Local repositories are physical, locally-managed repositories into which you can deploy artifacts.

Remote repositories serve as a caching proxy for other repositories. Artifactory is deployed with a number of pre-configured, remote repositories which are in common use, but you can add new repositories based on your needs.

Virtual repositories aggregate several repositories under a common URL. The repository is virtual in that you can resolve and retrieve artifacts from it but you cannot deploy artifacts to it.

This means that you cannot use the default virtual repository (http://localhost:8081/artifactory/repo) to deploy artifacts (or any other virtual repository for that matter).

For this reason you must use one of the local repositories:

Local Artifactory repositories

For full details you can check Artifactory’s documentation on repositories.

Here’s how to configure gradle to use the snapshots repository when you have SNAPSHOT versions:

group = 'io.igorpopov'
version = '1.0-SNAPSHOT'

publishing {
    publications { ... }
    repositories {
        maven {
            credentials { ... }

            if (project.version.endsWith('-SNAPSHOT'))
                url "http://localhost:8081/artifactory/libs-snapshot-local"
                url "http://localhost:8081/artifactory/libs-release-local"


In case something goes wrong and you want to follow more closely what is happening you can use these simple tricks:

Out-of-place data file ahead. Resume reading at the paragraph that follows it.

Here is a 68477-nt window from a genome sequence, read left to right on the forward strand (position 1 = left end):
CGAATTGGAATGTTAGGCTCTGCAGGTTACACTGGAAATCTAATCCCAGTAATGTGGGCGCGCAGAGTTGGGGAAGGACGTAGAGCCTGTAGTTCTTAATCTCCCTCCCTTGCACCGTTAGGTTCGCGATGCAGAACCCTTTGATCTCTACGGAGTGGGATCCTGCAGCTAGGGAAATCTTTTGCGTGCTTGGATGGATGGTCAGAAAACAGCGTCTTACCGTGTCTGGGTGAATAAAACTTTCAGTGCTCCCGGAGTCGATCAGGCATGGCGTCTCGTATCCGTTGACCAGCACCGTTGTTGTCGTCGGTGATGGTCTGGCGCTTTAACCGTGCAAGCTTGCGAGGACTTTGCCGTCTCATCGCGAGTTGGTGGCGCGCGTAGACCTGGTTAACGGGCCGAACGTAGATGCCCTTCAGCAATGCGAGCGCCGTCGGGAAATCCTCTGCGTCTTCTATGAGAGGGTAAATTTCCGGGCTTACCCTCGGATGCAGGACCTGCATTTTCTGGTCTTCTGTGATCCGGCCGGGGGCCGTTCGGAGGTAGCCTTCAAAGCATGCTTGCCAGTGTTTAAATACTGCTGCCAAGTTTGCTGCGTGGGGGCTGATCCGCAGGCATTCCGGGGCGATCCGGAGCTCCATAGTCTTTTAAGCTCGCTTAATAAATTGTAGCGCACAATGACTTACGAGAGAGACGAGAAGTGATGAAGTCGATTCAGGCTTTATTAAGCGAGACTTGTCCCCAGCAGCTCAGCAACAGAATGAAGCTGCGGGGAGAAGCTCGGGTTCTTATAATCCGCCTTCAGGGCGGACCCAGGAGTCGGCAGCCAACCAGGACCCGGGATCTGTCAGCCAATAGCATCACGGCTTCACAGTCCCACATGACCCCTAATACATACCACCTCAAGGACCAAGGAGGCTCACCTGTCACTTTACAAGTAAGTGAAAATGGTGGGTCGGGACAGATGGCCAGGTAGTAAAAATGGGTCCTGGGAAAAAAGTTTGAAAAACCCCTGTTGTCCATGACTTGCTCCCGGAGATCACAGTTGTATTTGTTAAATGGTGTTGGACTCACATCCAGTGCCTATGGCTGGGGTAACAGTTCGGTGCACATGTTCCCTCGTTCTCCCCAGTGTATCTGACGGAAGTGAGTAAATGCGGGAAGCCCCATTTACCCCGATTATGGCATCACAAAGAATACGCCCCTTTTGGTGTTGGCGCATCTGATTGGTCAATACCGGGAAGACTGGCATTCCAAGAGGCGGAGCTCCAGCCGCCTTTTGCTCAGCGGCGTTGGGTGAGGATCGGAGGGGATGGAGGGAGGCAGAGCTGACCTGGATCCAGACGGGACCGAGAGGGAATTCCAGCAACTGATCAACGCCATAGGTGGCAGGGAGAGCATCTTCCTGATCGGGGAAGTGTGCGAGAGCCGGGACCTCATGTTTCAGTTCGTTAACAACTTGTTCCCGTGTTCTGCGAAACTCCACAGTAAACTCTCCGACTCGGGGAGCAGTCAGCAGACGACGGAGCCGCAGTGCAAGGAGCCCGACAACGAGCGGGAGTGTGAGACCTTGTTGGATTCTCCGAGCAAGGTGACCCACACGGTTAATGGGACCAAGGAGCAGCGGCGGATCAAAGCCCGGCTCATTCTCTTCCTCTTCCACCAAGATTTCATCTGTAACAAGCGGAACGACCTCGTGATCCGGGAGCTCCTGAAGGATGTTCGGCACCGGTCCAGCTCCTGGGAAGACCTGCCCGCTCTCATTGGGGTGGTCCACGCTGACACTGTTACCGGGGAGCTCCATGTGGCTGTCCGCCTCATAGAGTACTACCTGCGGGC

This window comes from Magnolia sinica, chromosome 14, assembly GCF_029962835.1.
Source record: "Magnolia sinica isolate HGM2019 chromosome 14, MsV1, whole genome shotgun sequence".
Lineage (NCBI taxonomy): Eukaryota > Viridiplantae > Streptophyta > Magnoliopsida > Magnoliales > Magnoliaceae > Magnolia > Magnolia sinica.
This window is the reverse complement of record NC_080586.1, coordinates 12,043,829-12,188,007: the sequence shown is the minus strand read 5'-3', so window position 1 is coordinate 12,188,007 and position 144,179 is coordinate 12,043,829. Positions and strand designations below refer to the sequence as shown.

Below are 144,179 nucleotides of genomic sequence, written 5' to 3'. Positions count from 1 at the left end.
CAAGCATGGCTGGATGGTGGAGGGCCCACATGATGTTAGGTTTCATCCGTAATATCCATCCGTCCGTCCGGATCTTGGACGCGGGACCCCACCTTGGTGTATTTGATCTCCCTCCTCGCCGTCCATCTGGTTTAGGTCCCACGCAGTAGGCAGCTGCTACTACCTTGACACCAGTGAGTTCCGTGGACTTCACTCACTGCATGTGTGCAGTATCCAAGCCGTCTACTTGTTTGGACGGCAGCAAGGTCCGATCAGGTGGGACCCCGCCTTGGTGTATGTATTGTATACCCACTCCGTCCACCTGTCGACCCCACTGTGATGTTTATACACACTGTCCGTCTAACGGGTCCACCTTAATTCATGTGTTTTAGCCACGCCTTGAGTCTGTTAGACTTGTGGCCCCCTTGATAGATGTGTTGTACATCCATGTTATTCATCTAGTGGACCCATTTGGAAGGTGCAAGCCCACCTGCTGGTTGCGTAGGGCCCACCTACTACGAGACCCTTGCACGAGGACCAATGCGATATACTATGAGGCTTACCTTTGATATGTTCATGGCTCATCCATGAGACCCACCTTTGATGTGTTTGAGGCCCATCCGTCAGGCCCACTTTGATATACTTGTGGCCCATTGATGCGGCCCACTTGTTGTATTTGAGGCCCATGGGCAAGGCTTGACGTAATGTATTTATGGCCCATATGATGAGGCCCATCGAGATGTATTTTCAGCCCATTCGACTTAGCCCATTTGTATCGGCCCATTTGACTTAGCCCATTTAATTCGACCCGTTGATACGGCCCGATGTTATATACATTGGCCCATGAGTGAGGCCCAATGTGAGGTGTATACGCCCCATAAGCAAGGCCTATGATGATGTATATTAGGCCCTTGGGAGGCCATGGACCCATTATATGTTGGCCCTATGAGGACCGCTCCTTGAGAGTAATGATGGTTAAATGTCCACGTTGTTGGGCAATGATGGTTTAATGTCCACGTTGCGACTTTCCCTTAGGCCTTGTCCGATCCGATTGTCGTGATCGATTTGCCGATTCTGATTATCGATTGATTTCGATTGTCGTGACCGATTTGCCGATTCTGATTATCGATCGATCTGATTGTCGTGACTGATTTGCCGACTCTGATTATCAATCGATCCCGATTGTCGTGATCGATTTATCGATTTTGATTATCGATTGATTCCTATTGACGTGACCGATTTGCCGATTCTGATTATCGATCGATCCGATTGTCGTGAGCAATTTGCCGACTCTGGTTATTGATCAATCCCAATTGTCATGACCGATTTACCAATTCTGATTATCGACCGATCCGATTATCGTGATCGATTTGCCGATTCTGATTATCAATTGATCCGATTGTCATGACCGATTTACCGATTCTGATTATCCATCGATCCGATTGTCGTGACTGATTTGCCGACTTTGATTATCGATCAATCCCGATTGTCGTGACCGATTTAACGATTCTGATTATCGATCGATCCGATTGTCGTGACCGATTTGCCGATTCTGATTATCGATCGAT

Gradle Info

Use ./gradlew build --info to get the download URLs for each jar dependency.

// the important part of the logs
Download http://localhost:8081/artifactory/repo/org/slf4j/slf4j-api/1.7.5/slf4j-api-1.7.5.pom
Download http://localhost:8081/artifactory/repo/org/slf4j/slf4j-parent/1.7.5/slf4j-parent-1.7.5.pom
Resource missing. [HTTP HEAD: http://localhost:8081/artifactory/repo/org/slf4j/slf4j-parent/1.7.5/slf4j-parent-1.7.5.jar]

The Resource missing you get above might be an issue and it can be further investigated. These kind of issues are pretty hidden and you need to use the --info flag to find them. Left unfixed, these issues can lead over time to a greatly increased build time.

Artifactory trace

Take the URL that gives “resource missing” from the previous step, paste it in your browser and append: ?trace.


This will show a page with Artifactory’s full log of what happens when it tries to get that dependency: what repositories it tries first, does it find the dependency in one of the local repositories or does it fetch it from some remote repositories? This can be very useful when debugging why some dependency is not found or when you have performance issues.

You can check Artifactory’s documentation on this topic.

This should be enough to get you up and running with Gradle, Artifactory and publishing new artifacts.


This blog post just shows the basics how to get started with Gradle, Artifactory and publishing. When taken into production use you obviously need to change the default users and to install Artifactory as a service (not just start it from the command line like I did in this blog post). You also need to define the security permissions and inclusion and exclusions rules for artifact repositories.

You should check Artifactory’s documentation to know exactly what to configure and where to be careful regarding the security.


You can find the full example project on GitHub and the documentation I used to learn these things.